Why is it meant as an insult when Norfolk calls Cromwell a "person" in Wolf Hall? What is it about Cromwell that frustrates members of the nobility so much?

Expert Answers

An illustration of the letter 'A' in a speech bubbles

When Norfolk refers to Cromwell as a "person," he is being sarcastic. The nobleman is actually emphasizing his opinion that Cromwell is a "nobody" who lacks status. He is merely a person, not any sort of lord. Similarly, Norfolke is trying to dehumanize the man by implying that he is...

See
This Answer Now

Start your subscription to unlock this answer and thousands more. Enjoy eNotes ad-free and cancel anytime.

Start your Subscription

When Norfolk refers to Cromwell as a "person," he is being sarcastic. The nobleman is actually emphasizing his opinion that Cromwell is a "nobody" who lacks status. He is merely a person, not any sort of lord. Similarly, Norfolke is trying to dehumanize the man by implying that he is not a person but less than one: an animal.

In Hillary Mantel's characterization, Cromwell stands out for his many distinctive traits. The combination of intelligence, perception, shrewdness, and discretion make him very well suited to serve the king in this challenging period. He also understands that his loyalty to the king is the source of his power and that this very loyalty sometimes requires him to be brutally honest. Although he certainly fears death—especially after Queen Anne is executed—his survival depends on his appearing fearless.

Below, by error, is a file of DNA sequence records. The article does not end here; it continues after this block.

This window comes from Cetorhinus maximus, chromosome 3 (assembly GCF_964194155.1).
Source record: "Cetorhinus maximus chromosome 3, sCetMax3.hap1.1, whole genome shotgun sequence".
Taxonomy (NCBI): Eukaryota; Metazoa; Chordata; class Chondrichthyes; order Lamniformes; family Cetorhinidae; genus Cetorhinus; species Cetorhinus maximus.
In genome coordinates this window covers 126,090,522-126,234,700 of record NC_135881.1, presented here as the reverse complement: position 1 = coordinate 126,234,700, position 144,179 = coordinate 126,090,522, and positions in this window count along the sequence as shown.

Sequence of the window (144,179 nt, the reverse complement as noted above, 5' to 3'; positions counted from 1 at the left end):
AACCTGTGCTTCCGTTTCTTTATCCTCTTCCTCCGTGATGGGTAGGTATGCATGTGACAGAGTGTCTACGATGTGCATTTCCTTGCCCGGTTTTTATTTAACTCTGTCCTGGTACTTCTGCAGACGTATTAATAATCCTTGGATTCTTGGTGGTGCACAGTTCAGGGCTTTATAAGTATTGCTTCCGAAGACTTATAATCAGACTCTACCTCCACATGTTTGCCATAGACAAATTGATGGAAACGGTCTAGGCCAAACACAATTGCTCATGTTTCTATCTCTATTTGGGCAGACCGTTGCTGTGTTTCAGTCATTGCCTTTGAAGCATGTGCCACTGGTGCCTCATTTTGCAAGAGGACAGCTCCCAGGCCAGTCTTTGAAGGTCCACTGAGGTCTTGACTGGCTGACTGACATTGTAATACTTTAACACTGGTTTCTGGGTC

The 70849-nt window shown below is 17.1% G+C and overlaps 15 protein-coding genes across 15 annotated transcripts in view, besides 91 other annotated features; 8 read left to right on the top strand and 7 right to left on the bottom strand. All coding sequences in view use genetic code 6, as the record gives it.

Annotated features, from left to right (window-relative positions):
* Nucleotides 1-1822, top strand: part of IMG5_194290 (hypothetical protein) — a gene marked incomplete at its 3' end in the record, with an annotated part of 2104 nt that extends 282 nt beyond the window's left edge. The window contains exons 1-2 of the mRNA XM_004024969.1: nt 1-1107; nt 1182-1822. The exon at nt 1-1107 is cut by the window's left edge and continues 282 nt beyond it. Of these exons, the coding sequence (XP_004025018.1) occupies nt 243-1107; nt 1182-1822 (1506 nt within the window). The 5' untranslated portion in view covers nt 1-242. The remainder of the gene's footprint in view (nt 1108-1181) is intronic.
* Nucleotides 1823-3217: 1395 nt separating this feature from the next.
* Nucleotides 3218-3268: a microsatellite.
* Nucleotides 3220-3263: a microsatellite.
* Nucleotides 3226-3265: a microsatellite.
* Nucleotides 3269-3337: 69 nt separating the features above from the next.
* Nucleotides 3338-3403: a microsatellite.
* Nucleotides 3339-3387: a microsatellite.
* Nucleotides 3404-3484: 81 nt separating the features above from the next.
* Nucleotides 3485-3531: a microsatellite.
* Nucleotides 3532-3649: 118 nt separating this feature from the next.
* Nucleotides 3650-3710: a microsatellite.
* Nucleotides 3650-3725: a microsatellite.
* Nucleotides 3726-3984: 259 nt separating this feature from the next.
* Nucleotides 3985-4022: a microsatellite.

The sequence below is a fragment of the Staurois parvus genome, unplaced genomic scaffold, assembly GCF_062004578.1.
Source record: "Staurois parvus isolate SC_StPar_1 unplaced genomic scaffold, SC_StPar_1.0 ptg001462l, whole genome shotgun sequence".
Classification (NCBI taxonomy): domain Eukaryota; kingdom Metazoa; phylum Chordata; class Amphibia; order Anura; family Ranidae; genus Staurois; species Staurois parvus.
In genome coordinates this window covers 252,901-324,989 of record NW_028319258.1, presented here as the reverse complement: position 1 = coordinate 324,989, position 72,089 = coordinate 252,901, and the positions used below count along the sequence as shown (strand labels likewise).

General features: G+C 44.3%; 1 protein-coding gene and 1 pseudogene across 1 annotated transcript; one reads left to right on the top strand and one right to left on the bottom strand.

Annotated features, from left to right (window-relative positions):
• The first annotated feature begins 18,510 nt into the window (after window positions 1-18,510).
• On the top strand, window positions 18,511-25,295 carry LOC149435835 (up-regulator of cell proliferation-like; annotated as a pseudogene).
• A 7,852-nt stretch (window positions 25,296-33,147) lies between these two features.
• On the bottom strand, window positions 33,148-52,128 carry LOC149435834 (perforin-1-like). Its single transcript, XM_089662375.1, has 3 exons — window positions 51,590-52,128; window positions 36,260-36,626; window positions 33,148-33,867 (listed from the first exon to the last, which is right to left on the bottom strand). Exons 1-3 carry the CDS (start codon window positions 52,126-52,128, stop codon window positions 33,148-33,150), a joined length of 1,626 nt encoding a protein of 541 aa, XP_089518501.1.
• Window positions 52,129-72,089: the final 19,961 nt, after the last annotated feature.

By extension, however, Cromwell stands for the changing society, especially the increasing importance of the individual and the challenges to the power of the Catholic Church. The nobles understand that Cromwell is a threat because he has the ear of the king at a vulnerable point. The fact that Henry circumvents the establishment reveals the growing weaknesses in the structure. Cromwell threatens not one individual nobleman or adviser but the entire system.

Approved by eNotes Editorial Team